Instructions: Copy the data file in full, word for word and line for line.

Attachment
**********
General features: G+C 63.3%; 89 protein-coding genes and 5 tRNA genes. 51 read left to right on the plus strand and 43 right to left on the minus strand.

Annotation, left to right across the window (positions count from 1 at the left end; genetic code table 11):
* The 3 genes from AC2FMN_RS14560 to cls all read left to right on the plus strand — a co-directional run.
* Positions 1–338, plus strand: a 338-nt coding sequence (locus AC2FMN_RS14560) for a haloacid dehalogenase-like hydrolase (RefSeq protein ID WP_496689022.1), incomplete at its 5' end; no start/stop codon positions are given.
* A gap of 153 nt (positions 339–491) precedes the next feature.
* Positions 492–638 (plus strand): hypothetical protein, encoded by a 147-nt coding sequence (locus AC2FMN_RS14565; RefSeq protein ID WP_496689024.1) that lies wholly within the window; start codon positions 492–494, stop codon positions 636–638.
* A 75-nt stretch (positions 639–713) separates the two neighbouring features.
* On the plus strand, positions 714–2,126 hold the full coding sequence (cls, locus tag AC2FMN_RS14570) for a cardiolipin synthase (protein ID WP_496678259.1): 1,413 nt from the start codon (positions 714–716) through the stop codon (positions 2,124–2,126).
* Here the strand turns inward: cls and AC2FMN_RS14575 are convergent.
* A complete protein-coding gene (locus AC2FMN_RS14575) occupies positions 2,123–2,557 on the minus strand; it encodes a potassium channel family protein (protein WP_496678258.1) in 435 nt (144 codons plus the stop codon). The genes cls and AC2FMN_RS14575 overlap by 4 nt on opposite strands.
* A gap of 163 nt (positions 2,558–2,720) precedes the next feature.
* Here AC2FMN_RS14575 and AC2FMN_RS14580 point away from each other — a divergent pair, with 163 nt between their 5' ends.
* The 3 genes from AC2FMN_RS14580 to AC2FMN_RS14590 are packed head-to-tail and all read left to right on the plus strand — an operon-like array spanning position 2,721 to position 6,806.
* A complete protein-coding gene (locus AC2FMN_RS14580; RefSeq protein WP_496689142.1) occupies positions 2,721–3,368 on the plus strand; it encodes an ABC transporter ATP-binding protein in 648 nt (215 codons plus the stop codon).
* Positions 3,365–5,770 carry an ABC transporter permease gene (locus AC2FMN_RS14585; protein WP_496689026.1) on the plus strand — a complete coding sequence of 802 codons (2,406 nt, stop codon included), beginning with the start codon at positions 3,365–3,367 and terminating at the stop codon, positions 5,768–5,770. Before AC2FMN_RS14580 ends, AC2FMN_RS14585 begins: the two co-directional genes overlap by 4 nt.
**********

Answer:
General features: G+C 63.3%; 89 protein-coding genes and 5 tRNA genes. 51 read left to right on the plus strand and 43 right to left on the minus strand.

Annotation, left to right across the window (positions count from 1 at the left end; genetic code table 11):
* The 3 genes from AC2FMN_RS14560 to cls all read left to right on the plus strand — a co-directional run.
* Positions 1–338, plus strand: a 338-nt coding sequence (locus AC2FMN_RS14560) for a haloacid dehalogenase-like hydrolase (RefSeq protein ID WP_496689022.1), incomplete at its 5' end; no start/stop codon positions are given.
* A gap of 153 nt (positions 339–491) precedes the next feature.
* Positions 492–638 (plus strand): hypothetical protein, encoded by a 147-nt coding sequence (locus AC2FMN_RS14565; RefSeq protein ID WP_496689024.1) that lies wholly within the window; start codon positions 492–494, stop codon positions 636–638.
* A 75-nt stretch (positions 639–713) separates the two neighbouring features.
* On the plus strand, positions 714–2,126 hold the full coding sequence (cls, locus tag AC2FMN_RS14570) for a cardiolipin synthase (protein ID WP_496678259.1): 1,413 nt from the start codon (positions 714–716) through the stop codon (positions 2,124–2,126).
* Here the strand turns inward: cls and AC2FMN_RS14575 are convergent.
* A complete protein-coding gene (locus AC2FMN_RS14575) occupies positions 2,123–2,557 on the minus strand; it encodes a potassium channel family protein (protein WP_496678258.1) in 435 nt (144 codons plus the stop codon). The genes cls and AC2FMN_RS14575 overlap by 4 nt on opposite strands.
* A gap of 163 nt (positions 2,558–2,720) precedes the next feature.
* Here AC2FMN_RS14575 and AC2FMN_RS14580 point away from each other — a divergent pair, with 163 nt between their 5' ends.
* The 3 genes from AC2FMN_RS14580 to AC2FMN_RS14590 are packed head-to-tail and all read left to right on the plus strand — an operon-like array spanning position 2,721 to position 6,806.
* A complete protein-coding gene (locus AC2FMN_RS14580; RefSeq protein WP_496689142.1) occupies positions 2,721–3,368 on the plus strand; it encodes an ABC transporter ATP-binding protein in 648 nt (215 codons plus the stop codon).
* Positions 3,365–5,770 carry an ABC transporter permease gene (locus AC2FMN_RS14585; protein WP_496689026.1) on the plus strand — a complete coding sequence of 802 codons (2,406 nt, stop codon included), beginning with the start codon at positions 3,365–3,367 and terminating at the stop codon, positions 5,768–5,770. Before AC2FMN_RS14580 ends, AC2FMN_RS14585 begins: the two co-directional genes overlap by 4 nt.